March 1, 2012

Always Bring Them Home

I read with great interest Richard Halloran’s article, “Return to Vietnam” [January, p. 60]. The work accomplished by the airmen and Navy Seabees to renovate three medical clinics and build a library for a Vietnamese orphanage is admirable, and it helps to further the international image of America’s military as one of compassion as well as strength. But I was very disappointed that his list of US military interactions with Vietnam failed to mention the two-plus decades of humanitarian work done by the Hawaii-based Joint POW/MIA Accounting Command and its predecessor organizations.

The worldwide mission to recover, identify, and return our fallen to their families is JPAC’s sole task, yet providing medical and other assistance to villagers in some of the most remote parts of the world is also an important element of every operation. The Full Accounting Mission was the key to enabling the US to begin normalizing relations with Vietnam, which we all hope can be repeated soon in North Korea. The Full Accounting Mission fulfills a soldier’s promise to never leave a fallen comrade behind on the battlefield, which should provide some level of comfort to a military at war and their families at home—if they only knew the mission existed. A little ink would go far to recognizing the promise that JPAC and its 500 military and Defense Department civilians continue to keep on behalf of others.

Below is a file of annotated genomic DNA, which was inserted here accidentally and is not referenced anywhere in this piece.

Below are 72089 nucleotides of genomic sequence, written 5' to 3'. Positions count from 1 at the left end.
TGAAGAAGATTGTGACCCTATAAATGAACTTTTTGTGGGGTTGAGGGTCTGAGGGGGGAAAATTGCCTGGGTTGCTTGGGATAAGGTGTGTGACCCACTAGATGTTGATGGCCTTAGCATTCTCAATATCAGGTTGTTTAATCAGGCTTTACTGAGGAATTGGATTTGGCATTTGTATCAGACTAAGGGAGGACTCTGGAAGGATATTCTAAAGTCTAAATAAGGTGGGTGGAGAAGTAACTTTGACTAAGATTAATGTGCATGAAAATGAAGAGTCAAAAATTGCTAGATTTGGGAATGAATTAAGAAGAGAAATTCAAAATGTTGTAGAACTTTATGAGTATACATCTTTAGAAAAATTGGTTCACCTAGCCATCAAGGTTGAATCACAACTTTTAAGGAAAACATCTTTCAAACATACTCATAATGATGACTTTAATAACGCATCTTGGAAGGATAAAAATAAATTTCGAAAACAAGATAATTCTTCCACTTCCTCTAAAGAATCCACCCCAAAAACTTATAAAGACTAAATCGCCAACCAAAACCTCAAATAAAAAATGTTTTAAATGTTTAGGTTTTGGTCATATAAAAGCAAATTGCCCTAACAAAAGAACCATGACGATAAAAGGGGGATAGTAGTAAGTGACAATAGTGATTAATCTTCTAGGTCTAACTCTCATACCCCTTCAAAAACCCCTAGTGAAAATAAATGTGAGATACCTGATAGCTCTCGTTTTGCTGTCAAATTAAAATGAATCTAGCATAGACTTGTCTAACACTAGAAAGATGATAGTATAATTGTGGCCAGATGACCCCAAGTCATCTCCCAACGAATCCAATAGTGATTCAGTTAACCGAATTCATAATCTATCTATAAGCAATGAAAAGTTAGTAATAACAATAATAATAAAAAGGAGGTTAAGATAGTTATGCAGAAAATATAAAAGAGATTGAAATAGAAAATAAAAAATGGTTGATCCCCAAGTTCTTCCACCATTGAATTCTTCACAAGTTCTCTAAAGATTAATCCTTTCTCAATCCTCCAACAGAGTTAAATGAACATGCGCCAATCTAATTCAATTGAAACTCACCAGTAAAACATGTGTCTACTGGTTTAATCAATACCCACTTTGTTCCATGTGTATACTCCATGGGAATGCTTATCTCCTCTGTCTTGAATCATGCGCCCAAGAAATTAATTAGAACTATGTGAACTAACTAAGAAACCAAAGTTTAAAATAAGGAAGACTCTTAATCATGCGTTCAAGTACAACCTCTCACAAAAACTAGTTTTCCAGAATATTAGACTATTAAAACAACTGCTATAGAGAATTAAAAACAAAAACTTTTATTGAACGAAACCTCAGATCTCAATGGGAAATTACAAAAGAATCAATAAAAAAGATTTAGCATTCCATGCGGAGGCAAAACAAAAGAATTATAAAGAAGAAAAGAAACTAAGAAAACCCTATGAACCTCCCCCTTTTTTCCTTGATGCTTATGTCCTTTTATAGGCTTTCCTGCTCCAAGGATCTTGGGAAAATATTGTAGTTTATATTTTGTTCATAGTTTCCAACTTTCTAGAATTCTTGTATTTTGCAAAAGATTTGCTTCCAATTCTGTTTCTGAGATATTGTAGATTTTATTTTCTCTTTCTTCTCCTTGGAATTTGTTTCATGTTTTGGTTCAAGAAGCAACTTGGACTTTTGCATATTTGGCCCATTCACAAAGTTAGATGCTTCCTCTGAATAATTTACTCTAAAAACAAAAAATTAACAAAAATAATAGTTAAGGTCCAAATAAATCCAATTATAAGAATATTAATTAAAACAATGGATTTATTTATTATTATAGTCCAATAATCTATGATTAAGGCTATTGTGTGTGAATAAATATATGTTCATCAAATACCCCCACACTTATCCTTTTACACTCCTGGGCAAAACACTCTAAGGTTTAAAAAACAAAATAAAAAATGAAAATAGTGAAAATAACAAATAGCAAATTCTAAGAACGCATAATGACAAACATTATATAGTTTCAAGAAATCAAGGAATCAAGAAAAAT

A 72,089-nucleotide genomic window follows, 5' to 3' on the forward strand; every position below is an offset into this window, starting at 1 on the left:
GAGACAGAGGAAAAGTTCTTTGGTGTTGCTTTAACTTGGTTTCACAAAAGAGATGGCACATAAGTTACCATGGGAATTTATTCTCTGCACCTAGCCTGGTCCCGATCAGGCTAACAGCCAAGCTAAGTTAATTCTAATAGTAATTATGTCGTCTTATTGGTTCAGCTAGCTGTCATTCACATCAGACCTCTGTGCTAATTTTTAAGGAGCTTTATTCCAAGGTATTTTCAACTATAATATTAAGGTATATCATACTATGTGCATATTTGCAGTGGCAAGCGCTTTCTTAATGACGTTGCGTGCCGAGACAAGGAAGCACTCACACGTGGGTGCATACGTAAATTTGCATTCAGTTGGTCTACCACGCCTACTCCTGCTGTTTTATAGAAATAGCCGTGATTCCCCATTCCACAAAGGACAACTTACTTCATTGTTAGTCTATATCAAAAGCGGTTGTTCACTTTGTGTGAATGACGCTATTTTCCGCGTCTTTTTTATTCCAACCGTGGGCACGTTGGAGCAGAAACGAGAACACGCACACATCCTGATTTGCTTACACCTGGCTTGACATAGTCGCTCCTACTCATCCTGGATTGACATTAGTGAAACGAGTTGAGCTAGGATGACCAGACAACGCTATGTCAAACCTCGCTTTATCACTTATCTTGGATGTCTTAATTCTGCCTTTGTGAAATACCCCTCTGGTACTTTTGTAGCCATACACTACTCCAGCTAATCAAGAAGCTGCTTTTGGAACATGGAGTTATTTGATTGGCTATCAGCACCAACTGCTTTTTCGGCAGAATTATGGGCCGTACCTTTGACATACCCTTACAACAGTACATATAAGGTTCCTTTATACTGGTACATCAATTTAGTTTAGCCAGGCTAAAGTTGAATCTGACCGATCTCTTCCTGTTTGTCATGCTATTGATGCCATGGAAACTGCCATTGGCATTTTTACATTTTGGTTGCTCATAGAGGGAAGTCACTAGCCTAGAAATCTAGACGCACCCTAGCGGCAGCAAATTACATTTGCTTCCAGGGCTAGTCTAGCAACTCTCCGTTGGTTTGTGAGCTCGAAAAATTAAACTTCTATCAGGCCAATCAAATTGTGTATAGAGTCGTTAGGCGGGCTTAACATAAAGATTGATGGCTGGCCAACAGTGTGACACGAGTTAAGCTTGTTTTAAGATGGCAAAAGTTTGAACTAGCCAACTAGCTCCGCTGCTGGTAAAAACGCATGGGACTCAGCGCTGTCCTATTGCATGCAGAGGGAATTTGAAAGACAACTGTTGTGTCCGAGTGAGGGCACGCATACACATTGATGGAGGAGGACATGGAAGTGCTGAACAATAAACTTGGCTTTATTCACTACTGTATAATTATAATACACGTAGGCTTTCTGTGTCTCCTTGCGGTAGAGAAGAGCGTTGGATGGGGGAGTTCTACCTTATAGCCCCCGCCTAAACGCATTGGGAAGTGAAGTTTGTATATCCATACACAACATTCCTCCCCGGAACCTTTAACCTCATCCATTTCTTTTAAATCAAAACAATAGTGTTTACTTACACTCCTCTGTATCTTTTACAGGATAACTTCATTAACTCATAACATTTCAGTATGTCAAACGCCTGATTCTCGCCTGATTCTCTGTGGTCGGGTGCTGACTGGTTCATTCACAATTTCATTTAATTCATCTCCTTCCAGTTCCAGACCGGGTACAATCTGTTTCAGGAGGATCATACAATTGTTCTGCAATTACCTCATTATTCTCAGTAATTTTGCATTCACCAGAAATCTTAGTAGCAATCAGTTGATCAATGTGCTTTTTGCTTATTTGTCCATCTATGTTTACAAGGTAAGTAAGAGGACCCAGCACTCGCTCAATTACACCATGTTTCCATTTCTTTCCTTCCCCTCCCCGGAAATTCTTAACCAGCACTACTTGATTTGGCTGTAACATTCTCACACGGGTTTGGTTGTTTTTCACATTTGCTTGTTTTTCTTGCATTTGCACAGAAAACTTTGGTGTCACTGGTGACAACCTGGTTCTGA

Joe Davis,

Alexandria, Va.

While I was pleased to read of the improved US-Vietnam relations and the contributions of our airmen, I wish that SrA. Darren Clemen would have purchased the “souvenir” American dog tags from the Vietnamese vendor. It may have helped to identify the many MIA/KIAs still unaccounted for.

David N. Thatcher

Fullerton, Calif.

They Stay in the Dark

I enjoyed Ms. Grant’s recent article, but find that I should correct one error and offer a slightly different perspective on some of her statements [“Black Bomber Blues,” January, p. 54]. I was General Scofield’s deputy director for quality assurance and, as such, was responsible for the successful fabrication, clearance for flight, and signing the USAF acceptance documentation for the first B-2. I held a similiar position on the B-1B earlier in my career.